Paris at the time of Philippe Auguste

Everyday life

Trades

It's interesting to note that the first "job centre" dated back to 1184 This was located within Sainte-Catherine's Hospital and was a 'no charge' hostel for women coming to Paris and who couldn't afford anywhere to stay. These women (widows or young girls) would come to Paris to look for a job. Some other hostels, that did charge, also seem to have existed at this time and were maintained by "commenderesses" (female wardens).
As far as 'trades' are concerned, there is little written evidence except for the "Livre de la taille" dating back to 1292, which gave a list of all trades and the number of craftsmen in each.
You'll find below a list of some of them traced during Philip-Augustus' reign.

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Butchers: They appear to be the oldest corporation (as early as 1146). In 1182 Philip-Augustus extended their privileges. They were granted the right to buy and sell cattle without having to pay a special fee. In the 13th century it was a very close-knit family-based fraternity, trades being handed down from father to son.

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Furriers:records of their existence date from 1183. Philip-Augustus gave them the houses he had confiscated from the Jews that he expelled. In fact in February 1182, he had all the Jews arrested, confiscated their gold, precious cloth as well as their houses. Their houses were on the present-day quai du Marché aux fleurs, near the Palais de Justice. Later this street would be called : rue de la pelleterie (something like shovelry street) for a while.

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Cloth makers:they are mentioned during Philip-Augusutus' reign, as he is recorded as giving them houses in the Ile de la Cité. These houses too were taken from the Jews. This street was called 'rue de a draperie' (Clothmakers street). This activity expanded considerably in the 13th century, and became the leading trade in the ciy. However, clothmaking as it then was, no longer existed after the beginning of the 15th century.

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Jewelers:they were mentioned as early as 1268. They played an important part in the economic development of the city. It took 10 years training to become a jeweller at that time.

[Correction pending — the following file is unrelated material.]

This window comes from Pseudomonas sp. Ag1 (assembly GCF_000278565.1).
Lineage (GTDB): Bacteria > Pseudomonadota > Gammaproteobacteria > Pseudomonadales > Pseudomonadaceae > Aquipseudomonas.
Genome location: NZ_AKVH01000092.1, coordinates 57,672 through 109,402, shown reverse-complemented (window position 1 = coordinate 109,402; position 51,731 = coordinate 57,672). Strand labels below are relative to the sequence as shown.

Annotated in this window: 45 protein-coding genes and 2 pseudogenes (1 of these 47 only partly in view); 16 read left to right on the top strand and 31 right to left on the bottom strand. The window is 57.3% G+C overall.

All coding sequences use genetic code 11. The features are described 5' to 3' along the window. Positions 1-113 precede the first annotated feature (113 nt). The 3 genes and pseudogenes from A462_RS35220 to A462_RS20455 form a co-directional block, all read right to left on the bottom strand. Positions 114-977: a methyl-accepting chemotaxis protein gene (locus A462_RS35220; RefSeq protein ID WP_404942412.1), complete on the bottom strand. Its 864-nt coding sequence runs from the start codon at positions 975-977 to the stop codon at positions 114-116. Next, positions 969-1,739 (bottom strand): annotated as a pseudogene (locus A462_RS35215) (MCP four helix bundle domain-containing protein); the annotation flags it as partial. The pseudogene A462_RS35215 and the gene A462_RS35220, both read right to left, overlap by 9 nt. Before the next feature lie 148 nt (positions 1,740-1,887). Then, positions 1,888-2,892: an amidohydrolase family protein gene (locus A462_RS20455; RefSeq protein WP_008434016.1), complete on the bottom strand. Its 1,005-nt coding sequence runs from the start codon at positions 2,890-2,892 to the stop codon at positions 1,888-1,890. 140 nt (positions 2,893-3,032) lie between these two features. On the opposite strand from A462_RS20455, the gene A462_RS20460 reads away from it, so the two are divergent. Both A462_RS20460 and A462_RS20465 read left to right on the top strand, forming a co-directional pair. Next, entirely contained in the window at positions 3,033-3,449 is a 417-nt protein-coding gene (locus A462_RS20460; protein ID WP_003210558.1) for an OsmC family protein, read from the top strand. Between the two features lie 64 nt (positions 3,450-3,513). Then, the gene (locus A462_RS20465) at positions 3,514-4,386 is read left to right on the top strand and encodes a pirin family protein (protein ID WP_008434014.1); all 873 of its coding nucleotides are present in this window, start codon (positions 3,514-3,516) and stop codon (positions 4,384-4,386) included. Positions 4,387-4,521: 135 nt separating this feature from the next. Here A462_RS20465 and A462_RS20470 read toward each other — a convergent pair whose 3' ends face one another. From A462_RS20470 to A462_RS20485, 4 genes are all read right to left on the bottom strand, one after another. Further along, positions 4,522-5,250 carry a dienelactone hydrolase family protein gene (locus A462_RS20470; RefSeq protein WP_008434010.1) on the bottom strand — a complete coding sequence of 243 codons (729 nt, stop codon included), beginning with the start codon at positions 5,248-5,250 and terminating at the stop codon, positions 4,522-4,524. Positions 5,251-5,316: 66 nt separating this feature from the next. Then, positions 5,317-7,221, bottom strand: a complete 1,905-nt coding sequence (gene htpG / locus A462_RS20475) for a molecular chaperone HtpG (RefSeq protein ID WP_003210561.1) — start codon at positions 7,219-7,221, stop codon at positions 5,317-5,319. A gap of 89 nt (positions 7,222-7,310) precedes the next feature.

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Carpenters :in the Middle-Ages, furniture was quite scarce, so carpentry was a specialist trade.

Grocers-pharmacists:They appear in the 1292 book of trades.top

Glove-makers:They were registered in 1208. They were only allowed to make leather gloves, since the right to produce wool or cotton gloves was given to the hatters (hat makers).

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Wine merchants:They seem to have been particularly important amongst the Parisian traders. J. Baldwin tells us that "in 1182, Philippe-Auguste confirmed the bestowment upon the nuns of Saussaie, of half the tithe of the wine brought to the king and queen's cellars in Paris. On top of that they were entitled to half the tithe collected from the wine specifically bought in Paris for the king and the queen. Two years later, in 1192 he regulated the wine trade in Paris". Consequently only the wine merchants confirmed as being living in Paris had the right to unload their wine in the city. The other merchants were only allowed to sell their wine aboard their boats or to buy it in Paris and sell it outside the city limits. They had no right to unload their wine in Paris.

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Water carriers:They have been known as far back as 1121. Philippe-Auguste favoured this guild that directed the river traffic. Their monopoly on transportation on the Seine between Paris and Nantes was confirmed in 1170. in 1220 the king assigned them the surveyance of weights and measures, salt tax and low justice. The merchants, of course, had to pay dues in order to have these rights.

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